Goncourt, Catalogue raisonné (1875), cat. 81.
Gruyer, Notice des peintures (1899), 346, 349.
Zimmerman, Watteau (1912), 16.
Dacier, Vuaflart, and Hérold, Jean de Jullienne et les graveurs (1921-29), 3: cat. 165.
Réau, “Watteau” (1928), cat. 95.
Adhémar, Watteau (1950), cat. 127.
Mathey, Watteau, peintures réapparues (1959), 68.
Vergnet-Ruiz and Laclotte, Great French Paintings (1965), 70.
Macchia and Montagni, L’opera completa di Watteau (1968), cat. 211.
Ferré, Watteau (1972), 3: cat. B34.
Roland Michel, Watteau (1981), cat. 225.
Posner, Watteau (1984), 123.
Roland Michel, Watteau (1984), 55, 156.
Baticle, "La Chanoine Haranger" (1985), 62.
Garnier-Pelle, Chantilly, Musée Condé, peintures (1995), cat. 113.
Rosenberg and Prat, Watteau, Catalogue raisonné des dessins (1996), 1: cat. 162.
Temperini, Watteau (2002), cat. 10.
Glorieux, Watteau (2011), 165, 169.
The single figure in L’Amante inquiète was taken from a sheet with two studies of a seated woman (Rosenberg and Prat 162). He chose the study at the left, but modified the details slightly in the painting, making her chin more pointed and adding some roses to the fold of drapery in her lap.
In the late nineteenth and early twentieth centuries the picture was dated by the museum as 1717-20. Zimmerman thought that it was painted about the same time as the Pèlerinage à l'île de Cythère, i.e., 1717. Rosenberg and Prat date the drawing used for L’Amante inquiète to 1712. They assign the same date to a sheet in the Nelson-Atkins Museum (Rosenberg and Prat 161) that has two studies drawn from the same model and is essentially the same scale. Watteau used the second sheet for his painting, Les Agrémens de l'esté, yet that painting seems less skillful and thus earlier in date than L’Amante inquiète. Presumably, then, the artist turned back to this sheet after several years had passed. Mathey had proposed a date of 1715 for the painting. Adhémar preferred 1716, a date to which she assigned some fifty paintings by Watteau. Roland Michel would date the painting to c. 1716-18.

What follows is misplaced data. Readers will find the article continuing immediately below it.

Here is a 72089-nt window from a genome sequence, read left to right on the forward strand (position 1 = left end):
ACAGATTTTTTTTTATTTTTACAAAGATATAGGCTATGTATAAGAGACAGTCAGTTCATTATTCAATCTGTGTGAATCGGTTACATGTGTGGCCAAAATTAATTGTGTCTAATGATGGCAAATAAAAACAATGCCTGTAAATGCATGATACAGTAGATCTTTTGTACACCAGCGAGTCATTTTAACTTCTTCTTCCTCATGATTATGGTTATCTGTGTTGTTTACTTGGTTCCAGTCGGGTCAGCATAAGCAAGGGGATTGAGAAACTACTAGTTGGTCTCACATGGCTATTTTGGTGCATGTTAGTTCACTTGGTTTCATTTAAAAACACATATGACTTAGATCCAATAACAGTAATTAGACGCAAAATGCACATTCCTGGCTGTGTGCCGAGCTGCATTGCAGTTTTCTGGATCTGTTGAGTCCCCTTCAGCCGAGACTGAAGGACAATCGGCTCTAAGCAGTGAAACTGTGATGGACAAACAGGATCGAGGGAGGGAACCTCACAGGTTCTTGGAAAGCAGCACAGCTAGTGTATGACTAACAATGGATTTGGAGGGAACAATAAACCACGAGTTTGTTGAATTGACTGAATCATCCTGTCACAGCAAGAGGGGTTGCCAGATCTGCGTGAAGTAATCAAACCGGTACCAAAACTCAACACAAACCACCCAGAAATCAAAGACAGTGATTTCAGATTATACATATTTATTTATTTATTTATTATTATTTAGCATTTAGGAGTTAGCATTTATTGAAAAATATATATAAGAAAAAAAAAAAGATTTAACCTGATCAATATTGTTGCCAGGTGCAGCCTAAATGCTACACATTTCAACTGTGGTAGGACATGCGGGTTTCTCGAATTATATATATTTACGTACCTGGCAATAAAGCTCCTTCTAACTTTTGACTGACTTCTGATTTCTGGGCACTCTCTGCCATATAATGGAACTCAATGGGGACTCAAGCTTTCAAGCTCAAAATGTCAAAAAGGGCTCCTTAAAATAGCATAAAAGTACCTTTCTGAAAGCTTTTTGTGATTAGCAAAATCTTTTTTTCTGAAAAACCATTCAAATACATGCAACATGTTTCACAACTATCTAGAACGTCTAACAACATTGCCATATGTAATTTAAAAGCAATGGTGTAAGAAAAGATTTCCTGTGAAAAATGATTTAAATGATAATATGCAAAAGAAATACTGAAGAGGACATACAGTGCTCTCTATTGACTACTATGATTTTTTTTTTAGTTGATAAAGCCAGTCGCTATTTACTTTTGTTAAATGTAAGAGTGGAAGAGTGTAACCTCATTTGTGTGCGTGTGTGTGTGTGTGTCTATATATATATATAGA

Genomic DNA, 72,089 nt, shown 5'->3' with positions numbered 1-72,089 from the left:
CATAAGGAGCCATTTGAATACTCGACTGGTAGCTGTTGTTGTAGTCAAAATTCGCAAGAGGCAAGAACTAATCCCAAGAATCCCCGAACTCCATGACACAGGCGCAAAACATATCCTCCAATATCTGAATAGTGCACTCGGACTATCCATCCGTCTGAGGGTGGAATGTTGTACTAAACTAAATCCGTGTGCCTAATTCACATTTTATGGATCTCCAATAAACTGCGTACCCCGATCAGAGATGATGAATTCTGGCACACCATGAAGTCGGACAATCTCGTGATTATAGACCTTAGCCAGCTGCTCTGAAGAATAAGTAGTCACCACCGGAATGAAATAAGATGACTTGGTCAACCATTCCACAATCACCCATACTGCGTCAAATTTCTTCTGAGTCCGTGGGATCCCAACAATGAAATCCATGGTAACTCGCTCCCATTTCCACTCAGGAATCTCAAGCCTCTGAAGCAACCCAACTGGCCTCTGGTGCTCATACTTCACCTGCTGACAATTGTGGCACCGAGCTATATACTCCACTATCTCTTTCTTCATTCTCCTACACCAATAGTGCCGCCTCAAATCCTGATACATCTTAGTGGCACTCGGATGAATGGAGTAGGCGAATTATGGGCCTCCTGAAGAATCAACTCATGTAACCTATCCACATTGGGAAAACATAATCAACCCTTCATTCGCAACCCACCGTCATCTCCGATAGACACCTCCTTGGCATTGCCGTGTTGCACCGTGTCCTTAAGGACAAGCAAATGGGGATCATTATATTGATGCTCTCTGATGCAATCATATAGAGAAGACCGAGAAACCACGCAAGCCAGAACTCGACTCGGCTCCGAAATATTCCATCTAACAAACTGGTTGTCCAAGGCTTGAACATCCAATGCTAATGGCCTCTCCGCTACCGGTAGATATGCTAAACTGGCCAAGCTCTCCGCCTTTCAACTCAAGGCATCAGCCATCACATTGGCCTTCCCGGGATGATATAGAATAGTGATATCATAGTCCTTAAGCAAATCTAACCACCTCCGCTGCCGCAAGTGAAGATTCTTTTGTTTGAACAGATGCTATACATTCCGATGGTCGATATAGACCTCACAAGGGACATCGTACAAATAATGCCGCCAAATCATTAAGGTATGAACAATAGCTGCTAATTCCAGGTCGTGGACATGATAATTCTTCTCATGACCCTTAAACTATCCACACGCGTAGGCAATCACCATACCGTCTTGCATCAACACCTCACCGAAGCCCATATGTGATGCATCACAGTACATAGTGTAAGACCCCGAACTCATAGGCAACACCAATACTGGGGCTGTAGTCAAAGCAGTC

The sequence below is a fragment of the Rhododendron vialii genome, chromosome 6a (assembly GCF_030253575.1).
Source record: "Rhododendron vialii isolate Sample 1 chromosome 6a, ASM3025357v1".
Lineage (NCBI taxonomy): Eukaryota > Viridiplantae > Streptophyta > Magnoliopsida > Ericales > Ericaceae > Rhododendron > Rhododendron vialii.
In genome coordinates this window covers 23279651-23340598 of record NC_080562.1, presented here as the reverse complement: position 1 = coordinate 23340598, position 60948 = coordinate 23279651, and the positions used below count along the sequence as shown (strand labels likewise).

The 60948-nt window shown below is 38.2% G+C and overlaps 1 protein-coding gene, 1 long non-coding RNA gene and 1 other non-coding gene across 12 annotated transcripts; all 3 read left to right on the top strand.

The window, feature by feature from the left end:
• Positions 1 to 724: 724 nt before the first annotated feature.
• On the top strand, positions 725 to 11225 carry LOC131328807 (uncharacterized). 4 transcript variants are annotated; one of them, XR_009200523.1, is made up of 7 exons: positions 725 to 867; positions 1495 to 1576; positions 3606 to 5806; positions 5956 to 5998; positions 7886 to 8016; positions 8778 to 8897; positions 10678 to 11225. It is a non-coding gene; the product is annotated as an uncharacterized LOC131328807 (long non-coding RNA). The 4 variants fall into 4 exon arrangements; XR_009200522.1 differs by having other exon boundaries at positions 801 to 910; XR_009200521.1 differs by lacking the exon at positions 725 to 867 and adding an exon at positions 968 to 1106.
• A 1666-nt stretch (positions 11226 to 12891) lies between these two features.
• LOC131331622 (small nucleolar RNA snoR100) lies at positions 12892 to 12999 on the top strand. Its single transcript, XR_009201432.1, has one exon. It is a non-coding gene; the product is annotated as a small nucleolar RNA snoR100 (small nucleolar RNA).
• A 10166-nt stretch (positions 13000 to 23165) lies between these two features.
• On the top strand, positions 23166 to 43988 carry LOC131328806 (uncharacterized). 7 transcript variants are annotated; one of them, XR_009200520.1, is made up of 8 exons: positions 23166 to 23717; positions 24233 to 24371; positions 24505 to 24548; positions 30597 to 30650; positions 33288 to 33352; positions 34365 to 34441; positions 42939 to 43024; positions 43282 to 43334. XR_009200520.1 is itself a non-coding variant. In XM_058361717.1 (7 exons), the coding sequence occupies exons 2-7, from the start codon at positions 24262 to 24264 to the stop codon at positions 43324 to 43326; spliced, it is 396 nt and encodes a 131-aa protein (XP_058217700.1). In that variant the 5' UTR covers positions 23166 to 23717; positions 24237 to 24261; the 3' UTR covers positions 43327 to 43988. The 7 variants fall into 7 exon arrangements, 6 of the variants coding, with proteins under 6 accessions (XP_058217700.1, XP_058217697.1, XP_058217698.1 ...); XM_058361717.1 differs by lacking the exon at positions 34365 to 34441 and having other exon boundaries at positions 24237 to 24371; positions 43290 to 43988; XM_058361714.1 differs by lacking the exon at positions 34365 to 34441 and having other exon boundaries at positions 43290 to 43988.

The issue of whether L’Amante inquiète originally had a pendant is problematic due to the lack of information about it in the early eighteenth century. When it was engraved for Julienne’s Oeuvre gravé it was paired with La Rêveuse, a painting of comparable dimensions and also showing a single seated figure of a woman. Critics, with the notable exception of Glorieux, do not believe that the two paintings were actual pendants.
When L’Amante inquiète appeared in the Chariot sale in 1788, it was paired with Le Donneur de sérénade, a panel of exactly the same dimensions with a single figure of a man. These faux pendants had been brought together either by Chariot or perhaps the dealer Lebrun. Earlier Le Donneur de sérénade had been alone when it was sold from Marin Delahaye’s collection in 1754, in a 1765 sale arranged by Lebrun, and finally in a 1778 sale. Then, someone cleverly managed to pair it with L’Amante inquiète. It is amazing that this person found a suitable panel of just the right size. While the subjects are well suited to each other, the angles of their bodies are not entirely harmonious and the degrees of finish in the landscapes differ.